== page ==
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Smithsonian Astrophysical Observatory, Table Mountain, CA

Smithsonian Archives - History Div
Solar observation Instruments outside the entrance to the instrument tunnel at the solar observing station of the Smithsonian Astrophysical Observatory at Table Mountain, California.

Smithsonian Astrophysical Observatory Testing at Camp Lee, Virginia

Smithsonian Archives - History Div
Smithsonian Astrophysical Observatory conducted tests on the effects of the sun on fabrics during World War II at Camp Lee, Virginia.

Camera Used by Smithsonian Astrophysical Observatory

Smithsonian Archives - History Div
Location of the photograph is unknown, but it is possibly taken in Pasadena, California.

A Baker-Nunn Schmidt camera used by the Smithsonian Astrophysical Observatory to observe and photograph stars and satellites. A man, likely Karl Henize, stands beside the camera gazing skyward and another man stands to the right at an instrument panel.

Smithsonian Astrophysical Observatory Employees

Smithsonian Archives - History Div
Group photograph of Smithsonian Astrophysical Observatory employees, including Florence Meier Chase, fifth Secretary of the Smithsonian Institution (1928-1944) Charles Greeley Abbot (second from the left), M. Agnes Neill, Earl S. Johnston, Robert Weintraub, Anne Lucka, William Hoover, Edward D. McAlister, and unidentified others. While these individuals are named, it is not clear as to where they are standing in the photograph.

Smithsonian Astrophysical Observatory, South Yard

Smithsonian Archives - History Div
View of the Smithsonian Astrophysical Observatory in the South Yard with the Smithsonian Institution Building in the background.

SAO Buildings at Mt. Montezuma, Chile

Smithsonian Archives - History Div
For more photos of Mt. Montezuma Chile, see 7005/187/9. Also # 3766-B. This picture featured in the ANNUALS, vol. 7

Garage and shop are located in the foreground with seismograph and computing room on the right at the Smithsonian Astrophysical Observatory (SAO) station at Mount Montezuma, Chile.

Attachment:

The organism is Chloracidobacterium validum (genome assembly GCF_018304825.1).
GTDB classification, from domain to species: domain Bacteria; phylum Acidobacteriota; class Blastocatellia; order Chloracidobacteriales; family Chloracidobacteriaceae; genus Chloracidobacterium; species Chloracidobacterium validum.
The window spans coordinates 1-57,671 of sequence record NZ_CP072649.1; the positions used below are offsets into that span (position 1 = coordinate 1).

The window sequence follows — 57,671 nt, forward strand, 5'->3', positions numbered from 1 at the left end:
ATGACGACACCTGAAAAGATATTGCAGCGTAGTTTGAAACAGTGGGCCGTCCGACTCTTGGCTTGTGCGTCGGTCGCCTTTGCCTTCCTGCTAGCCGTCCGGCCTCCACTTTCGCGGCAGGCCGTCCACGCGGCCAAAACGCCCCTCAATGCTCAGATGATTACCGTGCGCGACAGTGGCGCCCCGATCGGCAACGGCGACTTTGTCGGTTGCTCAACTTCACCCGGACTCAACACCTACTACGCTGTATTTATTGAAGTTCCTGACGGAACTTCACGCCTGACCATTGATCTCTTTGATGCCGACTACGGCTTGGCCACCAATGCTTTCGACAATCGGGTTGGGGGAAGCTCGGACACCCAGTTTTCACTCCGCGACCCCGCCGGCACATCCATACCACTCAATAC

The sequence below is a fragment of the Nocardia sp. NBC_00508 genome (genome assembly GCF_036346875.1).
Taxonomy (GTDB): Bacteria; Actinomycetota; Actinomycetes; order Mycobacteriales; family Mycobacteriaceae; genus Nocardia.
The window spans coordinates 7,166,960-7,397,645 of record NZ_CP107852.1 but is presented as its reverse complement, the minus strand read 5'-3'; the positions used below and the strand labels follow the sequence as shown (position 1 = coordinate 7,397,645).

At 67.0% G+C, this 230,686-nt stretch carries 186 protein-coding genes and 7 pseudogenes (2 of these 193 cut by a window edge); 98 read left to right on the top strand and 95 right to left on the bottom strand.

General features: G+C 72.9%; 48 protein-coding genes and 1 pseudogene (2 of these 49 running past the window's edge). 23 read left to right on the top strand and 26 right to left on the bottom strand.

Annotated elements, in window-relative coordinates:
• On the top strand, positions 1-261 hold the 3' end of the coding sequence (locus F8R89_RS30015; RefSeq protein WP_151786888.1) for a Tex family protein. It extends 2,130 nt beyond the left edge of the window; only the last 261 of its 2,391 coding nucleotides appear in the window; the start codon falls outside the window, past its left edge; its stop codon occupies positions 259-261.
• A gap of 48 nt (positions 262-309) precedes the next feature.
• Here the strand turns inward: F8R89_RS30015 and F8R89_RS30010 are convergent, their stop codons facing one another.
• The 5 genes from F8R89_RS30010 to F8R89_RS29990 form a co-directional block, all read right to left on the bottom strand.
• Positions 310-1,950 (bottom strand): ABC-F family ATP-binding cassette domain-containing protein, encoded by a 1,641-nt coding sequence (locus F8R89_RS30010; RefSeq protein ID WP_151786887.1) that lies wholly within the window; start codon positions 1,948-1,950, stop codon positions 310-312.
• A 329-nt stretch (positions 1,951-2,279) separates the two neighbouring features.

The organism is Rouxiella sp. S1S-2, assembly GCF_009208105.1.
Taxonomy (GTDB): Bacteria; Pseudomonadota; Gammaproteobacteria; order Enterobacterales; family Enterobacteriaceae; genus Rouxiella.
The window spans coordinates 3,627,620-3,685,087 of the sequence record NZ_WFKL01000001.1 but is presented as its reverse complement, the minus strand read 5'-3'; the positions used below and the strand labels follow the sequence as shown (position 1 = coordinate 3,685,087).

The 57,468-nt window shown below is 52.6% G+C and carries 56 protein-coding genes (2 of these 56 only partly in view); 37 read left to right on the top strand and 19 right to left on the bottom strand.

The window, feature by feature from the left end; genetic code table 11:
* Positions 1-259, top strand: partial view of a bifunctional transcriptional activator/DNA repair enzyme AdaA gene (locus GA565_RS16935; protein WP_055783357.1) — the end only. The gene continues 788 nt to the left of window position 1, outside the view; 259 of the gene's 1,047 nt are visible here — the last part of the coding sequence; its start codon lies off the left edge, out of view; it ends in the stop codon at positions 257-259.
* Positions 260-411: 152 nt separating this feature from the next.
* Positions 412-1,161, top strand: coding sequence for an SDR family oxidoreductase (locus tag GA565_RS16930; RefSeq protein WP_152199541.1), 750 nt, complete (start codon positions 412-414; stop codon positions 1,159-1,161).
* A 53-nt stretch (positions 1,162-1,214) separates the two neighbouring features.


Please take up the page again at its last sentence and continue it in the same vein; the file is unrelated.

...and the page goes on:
Smithsonian Astrophysical Observatory in the South Yard

Smithsonian Archives - History Div
Buildings in the South Yard behind the Smithsonian Institution Building, include a building located on the southeast built for use by the Smithsonian Astrophysical Observatory, established on March 1, 1890. The United States Department of Agriculture Building is in the background.

Flag Designed for the Smithsonian Astrophysical Observatory, Smithson Bicentennial

Smithsonian Archives - History Div
The first Smithsonian flag was designed in 1955.

Bureau flags were designed for all the Smithsonian bureaus for the celebration of the bicentennial of James Smithson's birth. The thirteen individual banners were all similar except for the design of the canton in the upper left corner. All have a blue field with gold fringe on the upper, lower, and right sides. In the center is a gold sun burst with sixteen alternating straight and wavy rays representing the "increase and diffusion of knowledge." The canton for the Smithsonian Astrophysical Observatory flag is black with a a dark blue circle featuring three stars and a comet.

Solar Observation Station at Mt. Montezuma, Chile

Smithsonian Archives - History Div
At the Smithsonian Astrophysical Observatory at Mt. Montezuma, Chile, cave observatory and solar observation instruments are used in the study of the sun. A man using a solar observation instrument stands outside the cave.

Whipple Observatory Volunteers

Smithsonian Archives - History Div
Featured in Torch, January 1990 Supplement

In Arizona, Fred Lawrence Whipple Observatory volunteers pose with symbols of their expertise. From left to right, John Kuntz grips a sledge hammer, Bob McDaniel steadies a vernier height gauge, and Shirley Spanner holds a rescued rainbow cactus. John Kuntz, a tour guide for the Observatory, has added the task of road-marker to his repertoire. Kuntz marked a 10-mile stretch of the road from the new Base Camp to the top of the mountain at 100 foot intervals for future road contractors. Bob McDaniel, a former machinist, has fashioned arcane bits and pieces of hardware for Whipple telescopes. Shirley Spanner, at the site of the Observatory's new Base Camp in the foothills of the Santa Rita Mountains, rescued a number of uncommon cactuses from the bulldozer's blade.

Narrow Dirt Road to Whipple Observatory

Smithsonian Archives - History Div
Featured in TORCH, January 1985

A winding, single-lane, dirt road 18 miles long connects the Smithsonian Astrophysical Observatory's Whipple Observatory atop Mount Hopkins in Arizona with the outside world. In 1984, a 1.5-mile section of the road at the very top, between the 8,550-foot summit and the 7,600-foot ridge was paved.

Multiple Mirror Telescope Construction

Smithsonian Archives - History Div